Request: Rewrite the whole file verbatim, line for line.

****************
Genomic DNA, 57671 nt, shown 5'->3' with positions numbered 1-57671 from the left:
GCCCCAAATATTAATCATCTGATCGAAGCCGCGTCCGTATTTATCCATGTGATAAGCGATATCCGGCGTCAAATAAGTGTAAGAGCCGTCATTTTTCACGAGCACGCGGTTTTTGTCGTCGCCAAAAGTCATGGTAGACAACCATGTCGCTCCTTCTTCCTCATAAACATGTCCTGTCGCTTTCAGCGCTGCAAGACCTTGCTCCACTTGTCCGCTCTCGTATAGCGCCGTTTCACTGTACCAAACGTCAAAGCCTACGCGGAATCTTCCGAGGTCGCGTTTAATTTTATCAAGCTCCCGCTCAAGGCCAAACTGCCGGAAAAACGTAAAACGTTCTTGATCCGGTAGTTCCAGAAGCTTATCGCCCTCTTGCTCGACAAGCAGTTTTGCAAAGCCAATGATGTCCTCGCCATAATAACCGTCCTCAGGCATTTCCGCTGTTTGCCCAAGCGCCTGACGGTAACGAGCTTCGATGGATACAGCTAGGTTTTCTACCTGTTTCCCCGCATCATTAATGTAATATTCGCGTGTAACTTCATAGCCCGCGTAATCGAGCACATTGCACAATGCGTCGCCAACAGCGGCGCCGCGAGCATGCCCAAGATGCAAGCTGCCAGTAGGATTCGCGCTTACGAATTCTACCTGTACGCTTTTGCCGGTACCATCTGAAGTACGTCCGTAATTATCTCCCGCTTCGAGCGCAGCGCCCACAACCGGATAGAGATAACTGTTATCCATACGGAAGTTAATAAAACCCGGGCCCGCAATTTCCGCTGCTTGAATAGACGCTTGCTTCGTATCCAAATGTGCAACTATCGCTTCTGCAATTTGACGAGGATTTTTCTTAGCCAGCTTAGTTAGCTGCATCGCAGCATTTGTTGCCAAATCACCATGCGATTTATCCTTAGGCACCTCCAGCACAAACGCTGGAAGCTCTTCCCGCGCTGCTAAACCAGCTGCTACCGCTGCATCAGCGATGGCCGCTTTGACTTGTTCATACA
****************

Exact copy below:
Genomic DNA, 57671 nt, shown 5'->3' with positions numbered 1-57671 from the left:
GCCCCAAATATTAATCATCTGATCGAAGCCGCGTCCGTATTTATCCATGTGATAAGCGATATCCGGCGTCAAATAAGTGTAAGAGCCGTCATTTTTCACGAGCACGCGGTTTTTGTCGTCGCCAAAAGTCATGGTAGACAACCATGTCGCTCCTTCTTCCTCATAAACATGTCCTGTCGCTTTCAGCGCTGCAAGACCTTGCTCCACTTGTCCGCTCTCGTATAGCGCCGTTTCACTGTACCAAACGTCAAAGCCTACGCGGAATCTTCCGAGGTCGCGTTTAATTTTATCAAGCTCCCGCTCAAGGCCAAACTGCCGGAAAAACGTAAAACGTTCTTGATCCGGTAGTTCCAGAAGCTTATCGCCCTCTTGCTCGACAAGCAGTTTTGCAAAGCCAATGATGTCCTCGCCATAATAACCGTCCTCAGGCATTTCCGCTGTTTGCCCAAGCGCCTGACGGTAACGAGCTTCGATGGATACAGCTAGGTTTTCTACCTGTTTCCCCGCATCATTAATGTAATATTCGCGTGTAACTTCATAGCCCGCGTAATCGAGCACATTGCACAATGCGTCGCCAACAGCGGCGCCGCGAGCATGCCCAAGATGCAAGCTGCCAGTAGGATTCGCGCTTACGAATTCTACCTGTACGCTTTTGCCGGTACCATCTGAAGTACGTCCGTAATTATCTCCCGCTTCGAGCGCAGCGCCCACAACCGGATAGAGATAACTGTTATCCATACGGAAGTTAATAAAACCCGGGCCCGCAATTTCCGCTGCTTGAATAGACGCTTGCTTCGTATCCAAATGTGCAACTATCGCTTCTGCAATTTGACGAGGATTTTTCTTAGCCAGCTTAGTTAGCTGCATCGCAGCATTTGTTGCCAAATCACCATGCGATTTATCCTTAGGCACCTCCAGCACAAACGCTGGAAGCTCTTCCCGCGCTGCTAAACCAGCTGCTACCGCTGCATCAGCGATGGCCGCTTTGACTTGTTCATACA